Behind Saint Catharine’s and abutting King’s College, on Queens’ Lane is Queens’ College, which stands on the site of an old Carmelite friary. Here Erasmus lived while he taught Greek in Cambridge. The college retains its cloisters, and has some of the finest half-timbered late mediaeval and Tudor buildings in Cambridge.

Queens’ College has one of the few known moondials in the world (Photograph: Patrick Comerford)

Queens’ is also known for unique moondial – one of the few known moondials in the world – and for the Mathematical Bridge, which was first built in 1749. Legend had it that the Mathematical Bridge was built without using bolts or nails, but this was found to be untrue when the bridge was damaged by a storm and rebuilt to the original design in 1905.

The bridge links the old, mediaeval college buildings with Friars’ Court, which stirred controversy when it was built in the 1960s. It is the work of Sir Basil Spence, who also designed Coventry Cathedral, and was the first modern building on the Backs.

Further north along the Backs, past King’s College, is Clare College is the second oldest college in Cambridge. This was the college of Bishop Hugh Latimer, one of the martyrs of the English Reformation in 1555. Above the altar in Clare Chapel is The Annunciation (1763) by Giovanni Battista Cipriani, one of the founders of the Royal Academy.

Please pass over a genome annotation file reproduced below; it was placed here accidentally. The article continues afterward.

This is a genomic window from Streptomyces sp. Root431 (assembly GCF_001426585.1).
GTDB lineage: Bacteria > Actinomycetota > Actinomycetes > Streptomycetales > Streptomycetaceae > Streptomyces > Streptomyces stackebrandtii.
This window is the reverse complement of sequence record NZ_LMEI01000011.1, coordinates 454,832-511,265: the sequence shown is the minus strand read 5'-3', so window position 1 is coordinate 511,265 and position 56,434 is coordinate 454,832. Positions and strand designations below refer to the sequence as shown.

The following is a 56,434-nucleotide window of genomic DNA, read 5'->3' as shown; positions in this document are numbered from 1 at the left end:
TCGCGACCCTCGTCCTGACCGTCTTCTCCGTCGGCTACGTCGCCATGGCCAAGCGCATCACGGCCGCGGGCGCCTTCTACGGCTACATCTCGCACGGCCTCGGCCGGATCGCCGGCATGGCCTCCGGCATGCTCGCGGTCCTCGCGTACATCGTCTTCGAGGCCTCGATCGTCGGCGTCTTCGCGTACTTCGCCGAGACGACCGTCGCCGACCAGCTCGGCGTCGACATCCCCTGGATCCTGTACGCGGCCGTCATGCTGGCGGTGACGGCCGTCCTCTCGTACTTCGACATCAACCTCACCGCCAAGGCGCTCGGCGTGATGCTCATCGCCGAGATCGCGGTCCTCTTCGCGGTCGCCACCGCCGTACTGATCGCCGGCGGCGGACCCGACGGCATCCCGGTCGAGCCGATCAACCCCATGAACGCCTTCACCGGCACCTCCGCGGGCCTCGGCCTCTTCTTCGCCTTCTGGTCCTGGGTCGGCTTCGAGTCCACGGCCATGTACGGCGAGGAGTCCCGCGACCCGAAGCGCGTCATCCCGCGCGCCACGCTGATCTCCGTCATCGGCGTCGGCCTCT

Clare College Chapel with The Annunciation (1763) by Giovanni Battista Cipriani (Photograph: Patrick Comerford)

Clare College has the oldest bridge now crossing the River Cam. But perhaps the best known bridge over the River Cam is the so-called Bridge of Sighs at Saint John’s. Saint John’s, which dates from 1511, but which has a monastic link with the foundation of the oldest college, Peterhouse.

The Bridge of Sighs (1831), designed by Henry Hutchinson, links the older courts of Saint John’s with New Court, a masterpiece of Gothic Revival architecture. But, in fact, the bridge has little in common architecturally with the Bridge of Sighs in Venice beyond the fact that they are both covered.

Reminders of love

The Gate Tower of Saint John’s includes an image (right) of Saint John the Evangelist with a poison chalice, drawing the potion in the form of a serpent from the cup before he drank it.

Throughout the summer school, we were constantly reminded of Saint John’s words that God is love. As we climbed the stairs to the Old Library in Sidney Sussex for our closing dinner, I realised we were dining above the ante-chapel, where Cromwell’s head is supposed to be buried. But smiling down benignly on us was a portrait of a former fellow, Bishop John Garnett of Ferns and Clogher.

But then Sidney Sussex had Irish connections from the very beginning: Lady Frances Sidney, Countess of Sussex, who gave her name to the college, was the second wife of Thomas Radclyffe, Viscount FitzWalter, who was Lord Deputy of Ireland in 1556 before succeeding his father as the 3rd Earl of Sussex in 1557. Today, the chaplain of Sidney Sussex is the Revd Dr Peter Waddell, is from Newcastle, Co Down. And so the Irish connections live on.

Canon Patrick Comerford is Director of Spiritual Formation, the Church of Ireland Theological Institute. This essay was first published in the August 2009 edition of the Church Review (Diocese of Dublin and Glendalough).